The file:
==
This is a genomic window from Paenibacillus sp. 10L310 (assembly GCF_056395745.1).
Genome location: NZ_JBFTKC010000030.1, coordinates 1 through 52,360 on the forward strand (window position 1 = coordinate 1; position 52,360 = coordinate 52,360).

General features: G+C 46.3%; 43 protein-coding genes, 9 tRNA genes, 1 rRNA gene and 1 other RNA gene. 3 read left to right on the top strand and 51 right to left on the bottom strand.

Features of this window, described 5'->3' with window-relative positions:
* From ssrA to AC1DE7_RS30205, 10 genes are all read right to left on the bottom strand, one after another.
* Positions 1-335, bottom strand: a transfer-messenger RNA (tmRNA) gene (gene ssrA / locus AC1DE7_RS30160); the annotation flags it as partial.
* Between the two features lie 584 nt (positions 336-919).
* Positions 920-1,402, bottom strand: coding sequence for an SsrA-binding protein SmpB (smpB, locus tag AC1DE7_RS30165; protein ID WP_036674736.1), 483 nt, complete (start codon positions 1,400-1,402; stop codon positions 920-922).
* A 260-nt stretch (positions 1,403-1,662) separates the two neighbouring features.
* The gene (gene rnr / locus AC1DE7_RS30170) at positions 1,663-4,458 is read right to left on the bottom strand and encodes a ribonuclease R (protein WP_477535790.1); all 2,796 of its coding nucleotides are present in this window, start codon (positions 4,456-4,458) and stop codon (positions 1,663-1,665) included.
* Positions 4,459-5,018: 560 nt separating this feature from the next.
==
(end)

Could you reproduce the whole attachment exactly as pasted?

This is a genomic window from Paenibacillus sp. 10L310 (assembly GCF_056395745.1).
Genome location: NZ_JBFTKC010000030.1, coordinates 1 through 52,360 on the forward strand (window position 1 = coordinate 1; position 52,360 = coordinate 52,360).

General features: G+C 46.3%; 43 protein-coding genes, 9 tRNA genes, 1 rRNA gene and 1 other RNA gene. 3 read left to right on the top strand and 51 right to left on the bottom strand.

Features of this window, described 5'->3' with window-relative positions:
* From ssrA to AC1DE7_RS30205, 10 genes are all read right to left on the bottom strand, one after another.
* Positions 1-335, bottom strand: a transfer-messenger RNA (tmRNA) gene (gene ssrA / locus AC1DE7_RS30160); the annotation flags it as partial.
* Between the two features lie 584 nt (positions 336-919).
* Positions 920-1,402, bottom strand: coding sequence for an SsrA-binding protein SmpB (smpB, locus tag AC1DE7_RS30165; protein ID WP_036674736.1), 483 nt, complete (start codon positions 1,400-1,402; stop codon positions 920-922).
* A 260-nt stretch (positions 1,403-1,662) separates the two neighbouring features.
* The gene (gene rnr / locus AC1DE7_RS30170) at positions 1,663-4,458 is read right to left on the bottom strand and encodes a ribonuclease R (protein WP_477535790.1); all 2,796 of its coding nucleotides are present in this window, start codon (positions 4,456-4,458) and stop codon (positions 1,663-1,665) included.
* Positions 4,459-5,018: 560 nt separating this feature from the next.